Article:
Israel flies Blue Flag proudly at nine beaches

The international symbol of the Blue Flag, earned by upholding environmental and accessibility standards, has come to Israel.

Israel has joined an international flag program that recognizes public beaches for safety and accessibility. Tourists from abroad are already looking for the big Blue Flag when they are booking beach holidays, and now they can count on nine Israeli beaches to comply with the international standards developed by the 30-year-old Foundation for Environmental Education (FEE).

Founded in France, FEE certifies nearly 4,000 beaches around the world as good enough to carry the prestigious Blue Flag label.

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The program only started a few months ago in Israel, but stakeholders are excited about having Blue Flags at their beaches and ports, says coordinator Orly Babitsky, who works through the Israeli marine education organization EcoOcean to develop and award Blue Flags in Israel.

It’s a big plug for tourism, Babitsky tells ISRAEL21c.

“Internationally, we know for sure that many travel agents will go into the Blue Flag website and check [for their customers] which beaches have Blue Flags. If a tourist in Germany wants to go to the Red Sea and he sees that Aqaba in Jordan has four Blue Flags and Eilat in Israel has none, he might rather go to the beach with the Blue Flag,” she says.

Annual evaluation

To fly a Blue Flag, a beach must meet internationally agreed-upon standards. Some of them are environmental checks and balances to ensure the water is clean and safe. In addition, the beach must be free of charge; there must be public transportation available; it must offer accessibility for people with disabilities; and have recycling bins.

Blue Flag beaches must be subject to regular meetings between at least six defined stakeholders, including environmentalists, city or town government officials and beach managers. Permission to keep flying the flag must be reviewed every year and if conditions change, certification may be dropped until the situation –– an oil spill, for instance –– is resolved.

For locals, Blue Flag will definitely boost how Israelis enjoy one of the last frontiers in free family events, says Babitsky.

Fishing at the Blue Flag beach Dado in Haifa. Photo by Flash90.

Fishing at the Blue Flag beach Dado in Haifa. Photo by Flash90.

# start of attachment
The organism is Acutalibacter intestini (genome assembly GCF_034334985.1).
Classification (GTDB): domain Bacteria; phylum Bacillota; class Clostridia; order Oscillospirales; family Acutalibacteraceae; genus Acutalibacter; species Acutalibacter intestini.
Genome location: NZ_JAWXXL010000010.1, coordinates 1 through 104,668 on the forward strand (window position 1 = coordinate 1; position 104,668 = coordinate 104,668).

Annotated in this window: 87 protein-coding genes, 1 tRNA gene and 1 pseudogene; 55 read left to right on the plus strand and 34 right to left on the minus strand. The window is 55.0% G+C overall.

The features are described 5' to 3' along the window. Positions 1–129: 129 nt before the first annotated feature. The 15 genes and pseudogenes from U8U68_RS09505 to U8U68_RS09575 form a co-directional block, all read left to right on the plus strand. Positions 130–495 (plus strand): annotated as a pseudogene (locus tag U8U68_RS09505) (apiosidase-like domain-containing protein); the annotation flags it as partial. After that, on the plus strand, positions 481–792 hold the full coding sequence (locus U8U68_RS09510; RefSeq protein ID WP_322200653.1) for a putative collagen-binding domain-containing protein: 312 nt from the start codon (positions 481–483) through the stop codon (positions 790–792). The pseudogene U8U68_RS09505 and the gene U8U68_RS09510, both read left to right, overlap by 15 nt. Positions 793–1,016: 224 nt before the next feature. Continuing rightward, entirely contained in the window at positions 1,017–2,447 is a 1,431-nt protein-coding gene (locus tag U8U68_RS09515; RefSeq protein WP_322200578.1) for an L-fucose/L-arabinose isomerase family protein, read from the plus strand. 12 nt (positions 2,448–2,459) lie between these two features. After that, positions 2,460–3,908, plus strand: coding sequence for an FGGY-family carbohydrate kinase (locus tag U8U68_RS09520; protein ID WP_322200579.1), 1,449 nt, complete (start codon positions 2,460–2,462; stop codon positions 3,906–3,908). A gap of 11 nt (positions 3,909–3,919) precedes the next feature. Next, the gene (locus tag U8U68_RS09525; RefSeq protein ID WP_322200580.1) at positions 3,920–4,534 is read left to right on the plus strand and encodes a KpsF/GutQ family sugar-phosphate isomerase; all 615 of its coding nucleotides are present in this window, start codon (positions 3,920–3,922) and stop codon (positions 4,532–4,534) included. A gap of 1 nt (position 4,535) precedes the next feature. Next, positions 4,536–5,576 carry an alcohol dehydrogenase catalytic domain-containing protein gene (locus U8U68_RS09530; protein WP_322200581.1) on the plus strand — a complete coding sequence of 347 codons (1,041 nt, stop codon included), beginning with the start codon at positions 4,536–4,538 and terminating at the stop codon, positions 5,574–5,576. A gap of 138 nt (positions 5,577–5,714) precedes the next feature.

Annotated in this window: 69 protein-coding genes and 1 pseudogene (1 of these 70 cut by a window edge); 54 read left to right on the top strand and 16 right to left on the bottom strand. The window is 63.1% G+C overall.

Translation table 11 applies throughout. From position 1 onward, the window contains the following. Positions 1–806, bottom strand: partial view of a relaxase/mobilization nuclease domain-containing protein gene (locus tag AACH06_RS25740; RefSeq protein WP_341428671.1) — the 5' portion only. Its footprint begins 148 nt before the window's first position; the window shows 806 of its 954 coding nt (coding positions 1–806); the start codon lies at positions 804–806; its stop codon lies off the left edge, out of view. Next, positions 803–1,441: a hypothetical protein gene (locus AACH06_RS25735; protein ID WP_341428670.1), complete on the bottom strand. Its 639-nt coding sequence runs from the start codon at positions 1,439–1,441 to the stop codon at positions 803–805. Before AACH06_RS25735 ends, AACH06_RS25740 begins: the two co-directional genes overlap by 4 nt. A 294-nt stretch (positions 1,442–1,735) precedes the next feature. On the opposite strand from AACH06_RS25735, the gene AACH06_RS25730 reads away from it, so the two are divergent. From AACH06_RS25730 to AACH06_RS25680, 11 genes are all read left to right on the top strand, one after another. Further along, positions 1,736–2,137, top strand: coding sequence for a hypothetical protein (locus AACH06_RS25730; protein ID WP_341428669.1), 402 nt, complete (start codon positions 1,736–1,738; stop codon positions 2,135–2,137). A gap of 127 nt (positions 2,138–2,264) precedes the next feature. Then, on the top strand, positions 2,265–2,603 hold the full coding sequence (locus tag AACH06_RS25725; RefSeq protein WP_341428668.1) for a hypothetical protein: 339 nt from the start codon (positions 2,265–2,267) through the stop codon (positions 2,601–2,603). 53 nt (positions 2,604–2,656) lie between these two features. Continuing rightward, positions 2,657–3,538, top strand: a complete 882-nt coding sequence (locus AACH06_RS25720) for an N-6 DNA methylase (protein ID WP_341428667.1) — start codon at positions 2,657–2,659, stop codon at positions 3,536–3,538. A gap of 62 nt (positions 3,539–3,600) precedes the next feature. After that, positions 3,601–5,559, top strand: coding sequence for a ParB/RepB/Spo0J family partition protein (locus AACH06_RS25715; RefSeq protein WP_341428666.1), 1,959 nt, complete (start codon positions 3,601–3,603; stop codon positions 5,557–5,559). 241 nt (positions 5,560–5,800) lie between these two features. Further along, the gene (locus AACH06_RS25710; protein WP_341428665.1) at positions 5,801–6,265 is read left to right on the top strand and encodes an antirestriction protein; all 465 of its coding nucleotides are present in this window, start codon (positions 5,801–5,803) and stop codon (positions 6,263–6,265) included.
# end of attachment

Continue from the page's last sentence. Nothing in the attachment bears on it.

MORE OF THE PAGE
“Israel is a coastal country. More than 70 percent of the population is living next to the coast and the beach has become one of the last places that a family can go without having to pay for a family day out.”

The 140 Israeli beaches are also now threatened from coastal development, like natural gas pipelines, she adds.

The Blue Flag connects all these elements together to make the beach and its development a sustainable endeavor for businesses, green groups, community and government.

Through EcoOcean, the Blue Flag program in Israel is also working to develop special local standards, such as limiting the number of plastic beach chairs on the beaches of Tel Aviv.

But it’s baby steps for now, says Babitsky, who plans to tackle issues like this and more, season by season, as the culture of Blue Flags get better defined in Israel.

Where to find Blue Flags in Israel

Netanya can take pride in three beaches that won a Blue Flag: Ha’onot Beach, which can be accessed from the city’s promenade and is known for its music; Sironit Beach, which provides ample shade, wheelchair access and clearly marked restrooms, and can be reached from the one-shekel glass beach elevator; and Poleg Beach, a former sewage dump transformed to a certified clean beach where motorized sports are welcome and kite surfers gather to catch the wind and waves.

Jerusalem beach in Tel Aviv is a beautiful and popular beach. Photo by Flash90.

Jerusalem beach in Tel Aviv is a beautiful and popular beach. Photo by Flash90.


Ashdod has two Blue Flag beaches: The Lido Beach near the port, boasting public facilities, restaurants and restrooms; and the Yud Aleph Beach, a family-oriented destination for locals from diverse backgrounds.

Tel Aviv also has two Blue Flag beaches: Metzitzim — Tel Aviv’s northernmost beach, and the city’s only man-made lagoon, where the cool kids come to play and dogs are welcome; and Jerusalem Beach, a favorite among foot travelers, who find it beautiful, accessible and friendly. This beach has a workout station for adults.

Haifa and Eilat each have one Blue Flag beach.

Dado Beach in Haifa boasts restaurants, beach couches, free Wi-Fi, gardens, ample shade, sand, grass and a mile and a half of promenade.

The Shchafim Beach in Eilat is conveniently located along the promenade between the Dan and Herod hotels. The bustling beach is a magnet for international travelers and Israelis looking for a little low-cost escapism.

Want to find other great beaches in Israel? Read about ISRAEL21c’s Top 10 Beaches.

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About Karin Kloosterman

Karin Kloosterman lives in Jaffa, Israel. She is a journalist, writer and blogger who focuses on the environment and clean technology from Israel and the Middle East. Published in hundreds of newspapers around the world, Karin also writes for the Huffington Post and Green Prophet.